Lives of the fellows

Gerald Hugh Choa

b.21 March 1921 d.3 December 2001
CBE(1972) MD Cheeloo(1945) MB BS Hong Kong(1946) DTM&H Liverp(1948) MRCP(1952) MD Hong Kong(1960) FRCP(1968) FRCP Edin(1972) FFCM(1974) FHKCP(1986) Hon LLD Chinese University(1987) FHKAM(1994)

Gerald Choa was a distinguished director of medical and health services in Hong Kong and founding dean of medicine at the Chinese University of Hong Kong. He came from a prominent local family, attended a Jesuit secondary school and was a devout Catholic from an early age.

Medical studies at the University of Hong Kong were interrupted by the Pacific War but continued at Cheeloo University Medical School in Free China. He qualified MD Cheeloo in 1945 and MB BS Hong Kong in 1946. From 1944 to 1945 he was a major in the Chinese Army Medical Corps. An outstanding student, he underwent postgraduate training at the Universities of Liverpool and Birmingham and at Queen Square, London, and obtained the DTM&H and the MRCP.

He was a lecturer in medicine at the University of Hong Kong from 1952 to 1956. A superb clinician and gifted teacher, he applied his expertise, particularly in cardiology and neurology, to the benefit of patients, undergraduates and trainees. Although outwardly stern, he was kind and generous and always helpful when approached. Impeccably dressed, he was the gentleman physician.

In 1956 he became the first Chinese to be appointed specialist in medicine at Queen Mary Hospital, Hong Kong, where he was in charge of a large medical unit. From 1963 to 1967, he was senior specialist. His publications included observations on haemolytic anaemia in typhoid fever and the neuroparalytic accidents of anti-rabies vaccination. Some of his trainees have become professors, consultant physicians or senior medical administrators.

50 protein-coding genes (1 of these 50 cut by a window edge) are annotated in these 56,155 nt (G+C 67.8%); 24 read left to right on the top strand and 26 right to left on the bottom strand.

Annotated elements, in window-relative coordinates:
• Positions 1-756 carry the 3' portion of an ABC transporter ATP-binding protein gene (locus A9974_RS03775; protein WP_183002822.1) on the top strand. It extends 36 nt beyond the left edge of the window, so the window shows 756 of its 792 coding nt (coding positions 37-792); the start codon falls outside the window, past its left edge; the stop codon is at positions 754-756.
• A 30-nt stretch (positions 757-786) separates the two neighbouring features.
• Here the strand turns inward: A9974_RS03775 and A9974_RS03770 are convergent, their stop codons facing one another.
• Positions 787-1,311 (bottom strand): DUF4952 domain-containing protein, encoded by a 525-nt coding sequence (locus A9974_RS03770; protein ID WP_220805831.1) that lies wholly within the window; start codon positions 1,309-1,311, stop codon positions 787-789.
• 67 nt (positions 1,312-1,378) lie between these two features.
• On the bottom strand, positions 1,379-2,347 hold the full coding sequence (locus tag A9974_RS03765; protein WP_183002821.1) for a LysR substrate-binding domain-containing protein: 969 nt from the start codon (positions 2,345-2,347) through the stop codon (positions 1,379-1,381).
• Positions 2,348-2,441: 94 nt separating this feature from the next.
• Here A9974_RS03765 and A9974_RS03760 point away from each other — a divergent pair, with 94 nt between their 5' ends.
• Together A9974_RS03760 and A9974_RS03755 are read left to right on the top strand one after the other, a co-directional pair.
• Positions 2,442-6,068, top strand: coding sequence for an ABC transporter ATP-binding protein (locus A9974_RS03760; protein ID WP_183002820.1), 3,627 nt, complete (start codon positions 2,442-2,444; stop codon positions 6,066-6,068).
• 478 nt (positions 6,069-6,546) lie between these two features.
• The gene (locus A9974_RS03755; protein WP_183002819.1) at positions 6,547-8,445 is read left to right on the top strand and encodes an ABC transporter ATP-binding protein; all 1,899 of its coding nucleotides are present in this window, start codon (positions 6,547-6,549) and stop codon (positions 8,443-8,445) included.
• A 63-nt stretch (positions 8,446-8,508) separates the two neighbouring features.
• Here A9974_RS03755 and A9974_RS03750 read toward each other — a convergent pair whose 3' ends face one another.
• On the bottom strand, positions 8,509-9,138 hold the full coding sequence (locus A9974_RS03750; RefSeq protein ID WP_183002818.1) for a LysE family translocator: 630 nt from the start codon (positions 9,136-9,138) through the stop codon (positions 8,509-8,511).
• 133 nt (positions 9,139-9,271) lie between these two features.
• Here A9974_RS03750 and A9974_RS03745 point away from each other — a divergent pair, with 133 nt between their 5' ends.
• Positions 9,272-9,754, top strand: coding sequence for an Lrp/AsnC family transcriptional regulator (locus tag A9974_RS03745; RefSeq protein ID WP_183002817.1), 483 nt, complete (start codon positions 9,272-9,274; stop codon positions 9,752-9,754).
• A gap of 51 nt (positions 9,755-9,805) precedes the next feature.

Much as he loved clinical medicine, and was in turn highly regarded as a physician, he left clinical practice at the invitation of the Hong Kong government to join the medical and health department. He quickly progressed through the ranks and in 1970 was appointed director of medical and health services, a post he held with distinction until 1976.

In this period, Hong Kong saw a rapid expansion of hospital and outpatients' services, the establishment of community and geriatric nursing and a re-organisation of family planning. The health problems of the 'boat people' from Vietnam were ably dealt with.

He was chairman of the Action Committee Against Narcotics and introduced methadone treatment clinics for drug addicts. He also served on the Legislative and Executive Councils of the Hong Kong government, as well as being chairman or a member of many professional and charitable organisations. He was adroit and effective in committees and honest and fair in his deliberations. In 1972 he was awarded the CBE for services to the community.

While most senior civil servants in Hong Kong retired at the age of 55, he accepted a new challenge and became founding dean of the new faculty of medicine at the Chinese University of Hong Kong in 1977. His leadership in the planning of the teaching hospital and curriculum, and recruitment of teaching and research staff contributed to its great success. He was also appointed professor of administrative medicine and later pro-vice-chancellor of that University. He retired at the end of 1987 and was awarded an Hon LLD. However, he really did not cease to work and remained honorary adviser to the vice-chancellor and continued to serve on committees of many charitable and professional organisations. He also returned to part-time clinical practice and was in charge of a health assessment clinic.

Gerald Choa had a deep interest in history and was an authority on the development of western medicine in China. His two books reflect this. The life and times of Sir Kai Ho Kai (Hong Kong, Chinese University Press, 2000) is a fascinating biography of the first Chinese in Hong Kong to qualify in medicine and the second Chinese barrister to be admitted to the Supreme Court. His second book is a meticulously researched account of the Protestant medical missionaries in China and describes how they contributed to the establishment of western medicine and medical education in the country. It also details the medical scene when Hong Kong fell to the Japanese in 1941.

He was a founding member of the Hong Kong Museum of Medical Sciences, a founding vice-president of the Hong Kong College of Physicians and founding fellow of the Hong Kong Academy of Medicine. He was made an honorary university fellow by his alma mater, the University of Hong Kong, in 1995.

He will be remembered for his leadership in the profession and a life dedicated to public service. Notwithstanding his many achievements and high office, he remained a modest and unassuming man. He married Peggy Leung in 1954 who survived him. They shared a wide circle of friends and were gracious hosts. His hobbies included swimming, hill walking, stamp collecting and listening to mainly Britten, Mahler and Wagner.

David Todd

(Volume XI, page 108)

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